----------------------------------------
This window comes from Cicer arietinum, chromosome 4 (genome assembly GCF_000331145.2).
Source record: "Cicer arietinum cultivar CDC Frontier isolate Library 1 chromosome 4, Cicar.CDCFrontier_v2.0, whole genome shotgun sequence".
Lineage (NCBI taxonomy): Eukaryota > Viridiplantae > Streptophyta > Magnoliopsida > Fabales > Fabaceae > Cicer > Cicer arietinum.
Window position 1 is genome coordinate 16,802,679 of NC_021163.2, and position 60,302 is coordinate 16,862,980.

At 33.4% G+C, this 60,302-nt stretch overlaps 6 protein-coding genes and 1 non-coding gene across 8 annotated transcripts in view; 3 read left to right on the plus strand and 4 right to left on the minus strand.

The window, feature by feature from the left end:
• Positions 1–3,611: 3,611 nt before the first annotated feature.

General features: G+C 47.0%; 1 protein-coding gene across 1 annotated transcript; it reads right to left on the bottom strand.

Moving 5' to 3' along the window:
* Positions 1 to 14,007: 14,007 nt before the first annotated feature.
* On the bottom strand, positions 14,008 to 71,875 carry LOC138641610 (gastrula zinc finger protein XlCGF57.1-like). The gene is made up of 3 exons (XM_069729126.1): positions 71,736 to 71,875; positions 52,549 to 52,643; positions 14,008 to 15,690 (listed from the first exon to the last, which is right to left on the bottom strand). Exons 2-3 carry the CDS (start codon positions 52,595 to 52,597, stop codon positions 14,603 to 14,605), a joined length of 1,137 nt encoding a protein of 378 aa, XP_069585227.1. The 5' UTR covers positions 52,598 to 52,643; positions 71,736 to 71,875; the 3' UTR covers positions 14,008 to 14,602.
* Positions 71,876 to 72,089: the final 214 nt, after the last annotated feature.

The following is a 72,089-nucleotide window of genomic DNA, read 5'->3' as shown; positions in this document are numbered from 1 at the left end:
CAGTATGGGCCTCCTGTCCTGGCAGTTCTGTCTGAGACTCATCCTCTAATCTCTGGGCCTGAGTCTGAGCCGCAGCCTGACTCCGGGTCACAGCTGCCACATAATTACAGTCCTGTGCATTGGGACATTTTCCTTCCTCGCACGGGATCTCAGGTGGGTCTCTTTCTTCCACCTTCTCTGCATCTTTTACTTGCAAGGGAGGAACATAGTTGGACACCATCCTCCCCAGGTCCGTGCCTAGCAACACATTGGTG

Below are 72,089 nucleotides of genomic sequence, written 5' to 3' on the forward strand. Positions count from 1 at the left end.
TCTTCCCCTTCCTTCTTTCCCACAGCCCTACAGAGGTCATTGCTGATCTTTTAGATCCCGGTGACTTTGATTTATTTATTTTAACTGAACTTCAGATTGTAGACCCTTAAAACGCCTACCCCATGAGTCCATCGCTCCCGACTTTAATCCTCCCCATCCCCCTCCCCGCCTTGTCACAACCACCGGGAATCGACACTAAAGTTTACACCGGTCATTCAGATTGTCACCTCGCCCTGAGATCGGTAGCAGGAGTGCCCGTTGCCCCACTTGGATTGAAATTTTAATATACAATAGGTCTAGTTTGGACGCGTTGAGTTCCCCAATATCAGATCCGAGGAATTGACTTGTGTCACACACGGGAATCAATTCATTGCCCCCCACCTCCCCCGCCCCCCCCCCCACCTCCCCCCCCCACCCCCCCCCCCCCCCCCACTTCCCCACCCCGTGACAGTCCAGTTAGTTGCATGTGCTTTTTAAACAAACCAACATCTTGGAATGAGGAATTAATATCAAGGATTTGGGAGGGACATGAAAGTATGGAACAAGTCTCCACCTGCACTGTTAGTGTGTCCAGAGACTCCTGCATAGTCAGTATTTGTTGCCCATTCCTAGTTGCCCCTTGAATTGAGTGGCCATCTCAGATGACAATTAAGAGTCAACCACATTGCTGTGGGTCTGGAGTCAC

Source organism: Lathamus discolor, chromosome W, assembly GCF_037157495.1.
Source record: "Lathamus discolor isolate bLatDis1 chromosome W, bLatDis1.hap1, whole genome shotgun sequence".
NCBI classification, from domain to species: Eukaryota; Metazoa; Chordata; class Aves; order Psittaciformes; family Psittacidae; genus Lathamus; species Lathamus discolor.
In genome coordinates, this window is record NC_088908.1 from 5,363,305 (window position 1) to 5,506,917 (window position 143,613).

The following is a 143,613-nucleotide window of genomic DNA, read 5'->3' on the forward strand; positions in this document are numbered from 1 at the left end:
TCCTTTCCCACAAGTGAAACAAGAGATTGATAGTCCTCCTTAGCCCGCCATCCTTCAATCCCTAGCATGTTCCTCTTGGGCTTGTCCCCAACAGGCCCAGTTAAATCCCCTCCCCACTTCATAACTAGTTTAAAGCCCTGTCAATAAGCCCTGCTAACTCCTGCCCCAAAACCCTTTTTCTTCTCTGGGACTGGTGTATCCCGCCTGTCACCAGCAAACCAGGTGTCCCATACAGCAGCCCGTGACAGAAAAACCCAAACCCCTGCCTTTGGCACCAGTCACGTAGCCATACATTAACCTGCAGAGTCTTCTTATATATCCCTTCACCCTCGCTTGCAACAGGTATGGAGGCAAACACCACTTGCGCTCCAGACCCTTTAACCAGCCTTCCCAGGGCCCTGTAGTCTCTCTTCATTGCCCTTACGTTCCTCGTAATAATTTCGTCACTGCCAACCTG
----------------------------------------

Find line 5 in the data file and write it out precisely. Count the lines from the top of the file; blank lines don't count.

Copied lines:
At 33.4% G+C, this 60,302-nt stretch overlaps 6 protein-coding genes and 1 non-coding gene across 8 annotated transcripts in view; 3 read left to right on the plus strand and 4 right to left on the minus strand.